United Nations and International Peace
International peace and solidarity among all countries in the world assume great importance now-a-days especially in the context of increased conflicts and disputes on a wide range of issues. …
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International peace is a prerequisite to any country's progress and prosperity that determines the country's development both in terms of social and economic aspects. For decades, terrorism has been a nightmare for countries, which will collapse the economic and social set up of a country and hurdle its economic growth and development. At this juncture, the present essay is relevant as it deals with the role of United Nation's role in preserving and encouraging peace among the member countries. The essay further examines the role of the UN in monitoring and maintaining peace across the world as an international agency in the context of its powers. The essay takes a critical approach to the success and failure of UN in international peace with real examples such as Rwanda, Iraq and Kosovo. The essay is concluded with a short debate on the present role and significance of the UN to contribute to international peace.
United Nations came into existence on 24 October in 1945by virtue of the Charter ratified by China, France, the Soviet Union, the United Kingdom, the United States and a majority of other signatories. "The Charter of the United Nations was signed on 26 June 1945, in San Francisco, at the conclusion of the United Nations Conference on International Organization, and came into force on 24 October 1945. The Statute of the International Court of Justice is an integral part of the Charter" (Introductory Note). The day October 24 is celebrated each year all over the world as UN Day. The basic idea behind setting up of such an organization is to work for peace and development by bringing all countries together in harmony. According to the Charter, the UN has four purposes: to maintain international peace and security; to develop friendly relations among nations; to cooperate in solving international problems and in promoting respect for human rights; and to be a centre for harmonizing the actions of nations (Article 1). As regards the membership is concerned, the Charter states that "membership in the United Nations is open to all other peace-loving states which accept the obligations contained in the present Charter and, in the judgment of the Organization, are able and willing to carry out these obligations" (Article 4). The top most official of the UN is the Secretary General and Ban Ki-moon of the Republic of Korea, the eighth Secretary-General, holds the position at present. The operations of the UN are regulated by different departments. A brief account of the structure of UN in general is outlined below:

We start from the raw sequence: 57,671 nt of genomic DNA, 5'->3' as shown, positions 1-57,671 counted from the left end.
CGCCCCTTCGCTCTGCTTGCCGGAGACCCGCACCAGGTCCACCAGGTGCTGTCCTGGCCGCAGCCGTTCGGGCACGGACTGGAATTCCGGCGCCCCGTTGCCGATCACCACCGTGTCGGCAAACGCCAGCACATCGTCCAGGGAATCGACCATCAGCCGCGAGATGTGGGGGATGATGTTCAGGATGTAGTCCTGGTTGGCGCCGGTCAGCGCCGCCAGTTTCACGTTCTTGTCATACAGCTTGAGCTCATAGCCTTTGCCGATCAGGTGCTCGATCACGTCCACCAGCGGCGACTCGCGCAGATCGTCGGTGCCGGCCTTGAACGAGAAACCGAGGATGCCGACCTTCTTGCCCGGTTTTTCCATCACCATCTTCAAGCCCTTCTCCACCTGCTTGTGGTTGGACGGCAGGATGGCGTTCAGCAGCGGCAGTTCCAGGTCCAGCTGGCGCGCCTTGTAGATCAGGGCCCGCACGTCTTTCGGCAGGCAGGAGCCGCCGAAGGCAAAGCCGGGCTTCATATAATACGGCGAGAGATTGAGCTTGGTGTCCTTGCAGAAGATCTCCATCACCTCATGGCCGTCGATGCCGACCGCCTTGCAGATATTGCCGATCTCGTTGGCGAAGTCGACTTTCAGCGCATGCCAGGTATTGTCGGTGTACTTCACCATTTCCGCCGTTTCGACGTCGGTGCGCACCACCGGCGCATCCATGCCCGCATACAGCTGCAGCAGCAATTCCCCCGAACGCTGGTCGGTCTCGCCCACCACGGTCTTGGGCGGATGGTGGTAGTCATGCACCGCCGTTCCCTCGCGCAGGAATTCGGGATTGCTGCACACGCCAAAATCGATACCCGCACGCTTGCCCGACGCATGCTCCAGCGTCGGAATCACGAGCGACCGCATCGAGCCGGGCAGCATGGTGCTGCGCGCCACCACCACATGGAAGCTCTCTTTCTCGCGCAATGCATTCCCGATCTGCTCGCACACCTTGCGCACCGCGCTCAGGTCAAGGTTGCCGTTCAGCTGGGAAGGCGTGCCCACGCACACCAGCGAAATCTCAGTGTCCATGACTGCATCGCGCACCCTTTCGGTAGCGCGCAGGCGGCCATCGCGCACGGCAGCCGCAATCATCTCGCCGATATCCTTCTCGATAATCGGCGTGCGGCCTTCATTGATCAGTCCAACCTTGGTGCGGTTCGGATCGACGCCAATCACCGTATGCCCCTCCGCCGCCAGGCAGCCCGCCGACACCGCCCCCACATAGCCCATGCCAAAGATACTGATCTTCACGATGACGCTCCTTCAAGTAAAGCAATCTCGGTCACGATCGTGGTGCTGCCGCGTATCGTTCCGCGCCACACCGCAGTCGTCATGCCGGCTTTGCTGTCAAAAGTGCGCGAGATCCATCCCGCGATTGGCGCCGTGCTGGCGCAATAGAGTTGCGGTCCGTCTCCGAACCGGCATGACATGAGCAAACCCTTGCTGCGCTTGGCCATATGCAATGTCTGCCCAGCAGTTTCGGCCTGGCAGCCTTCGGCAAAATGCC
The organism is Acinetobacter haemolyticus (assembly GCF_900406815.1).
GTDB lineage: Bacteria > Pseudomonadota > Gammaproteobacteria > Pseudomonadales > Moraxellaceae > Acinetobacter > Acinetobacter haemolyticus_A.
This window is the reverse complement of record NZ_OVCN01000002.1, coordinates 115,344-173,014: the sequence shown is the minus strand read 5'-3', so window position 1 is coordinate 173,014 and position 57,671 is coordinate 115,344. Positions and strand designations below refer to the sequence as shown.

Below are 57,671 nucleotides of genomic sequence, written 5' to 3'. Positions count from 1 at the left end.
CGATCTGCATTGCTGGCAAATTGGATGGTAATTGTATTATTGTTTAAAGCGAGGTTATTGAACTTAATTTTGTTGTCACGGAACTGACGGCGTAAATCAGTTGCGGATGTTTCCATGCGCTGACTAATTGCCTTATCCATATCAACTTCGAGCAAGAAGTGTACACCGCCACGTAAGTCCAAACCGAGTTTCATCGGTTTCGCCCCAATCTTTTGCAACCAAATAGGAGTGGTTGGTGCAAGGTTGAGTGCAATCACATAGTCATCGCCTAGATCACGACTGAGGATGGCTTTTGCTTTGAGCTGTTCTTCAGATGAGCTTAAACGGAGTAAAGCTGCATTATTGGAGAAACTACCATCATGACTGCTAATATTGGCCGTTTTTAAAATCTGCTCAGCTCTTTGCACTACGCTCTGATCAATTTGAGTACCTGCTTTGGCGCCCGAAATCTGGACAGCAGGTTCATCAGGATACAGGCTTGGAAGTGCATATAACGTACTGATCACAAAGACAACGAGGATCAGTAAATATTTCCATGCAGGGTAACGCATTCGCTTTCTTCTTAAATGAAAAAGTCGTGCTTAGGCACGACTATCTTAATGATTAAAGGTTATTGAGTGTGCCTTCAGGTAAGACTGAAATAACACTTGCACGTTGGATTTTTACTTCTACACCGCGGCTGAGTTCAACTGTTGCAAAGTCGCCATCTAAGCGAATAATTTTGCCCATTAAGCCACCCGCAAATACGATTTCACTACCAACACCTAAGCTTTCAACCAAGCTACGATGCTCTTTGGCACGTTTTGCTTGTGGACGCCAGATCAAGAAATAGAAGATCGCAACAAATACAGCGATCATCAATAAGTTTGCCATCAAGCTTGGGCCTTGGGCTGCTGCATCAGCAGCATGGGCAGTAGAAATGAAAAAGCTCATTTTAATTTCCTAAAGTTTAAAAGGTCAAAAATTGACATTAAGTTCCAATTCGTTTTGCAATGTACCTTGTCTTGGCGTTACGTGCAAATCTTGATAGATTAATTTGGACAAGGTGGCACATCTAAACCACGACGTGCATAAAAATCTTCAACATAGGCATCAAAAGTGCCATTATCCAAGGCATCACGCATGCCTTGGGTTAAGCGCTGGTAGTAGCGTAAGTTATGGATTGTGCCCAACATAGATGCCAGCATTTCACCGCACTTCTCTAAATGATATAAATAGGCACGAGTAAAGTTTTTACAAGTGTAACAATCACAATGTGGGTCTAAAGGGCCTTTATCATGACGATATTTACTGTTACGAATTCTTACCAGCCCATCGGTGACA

The General Assembly
The Security Council
The Economic and Social Council
The Trusteeship Council
The International Court of Justice
The UN System
The Role and Powers of UN in International Peace
One of the main areas of concern of the UN is the preservation of world peace. International peace and harmony have been in the agenda f the UN since its inception. By signing the Charter, member states/countries undertake to take efforts to avoid crisis situations between countries and tackling of disputes by peaceful means. Since it inception, the UN has been playing a major role in helping defuse and eliminate international crisis and in resolving protracted conflicts. In its efforts to harmonize the member countries, the UN has experienced both successful and disappointing outcomes. Over the years UN efforts
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This article provides the historical and political factors behind the creation of the United Nation, examines the United Nation Charter and the expression of the UN’s objectives in the United Nation Charter. The study analyzes the UN’s effectiveness in realizing its Charter objectives; namely, maintaining the international order.
International Court of Justice and International Criminal Court (Smith, pp. 35-49, 2007) are two institutions that are concerned with the concept of justice and human rights in a society, which means that they are concerned with humanitarian law.
The United Nations has various governing bodies and arms which cover a variety of political concerns in the international scene. One of these concerns is international human rights. Securing international human rights is an essential responsibility of the United Nations, one which requires their legislative authority as well as their executive and adjudicatory powers.
Each member country has to obligate to all the requirements of the UN charter. This charter is an international treaty designed to protect future generations from the scourge and curse of war and written to affirm fundamental human rights.
First, the number of peace operations has risen quite dramatically and second, the nature of peace operations is often questioned by one party or another (Ehrenreich, 1998). Undoubtedly, there have also been cases where peace
And with this thought the UN was born. After the Second World War, it became necessary for the world to form such organization which will be ready to lend a hand to maintain the international peace and
Problems arose from this situation because previous organizations like the League of Nations had not succeeded, so it was important to create a body that was not similarly flawed. Earlier organizations had also failed
UN is an organization regarded as an intergovernmental organization. It was created in 1945 with an aim of promoting international co-operations. It was organized in the Second World War with an aim of preventing world conflict from taking
2 Pages(500 words)Essay
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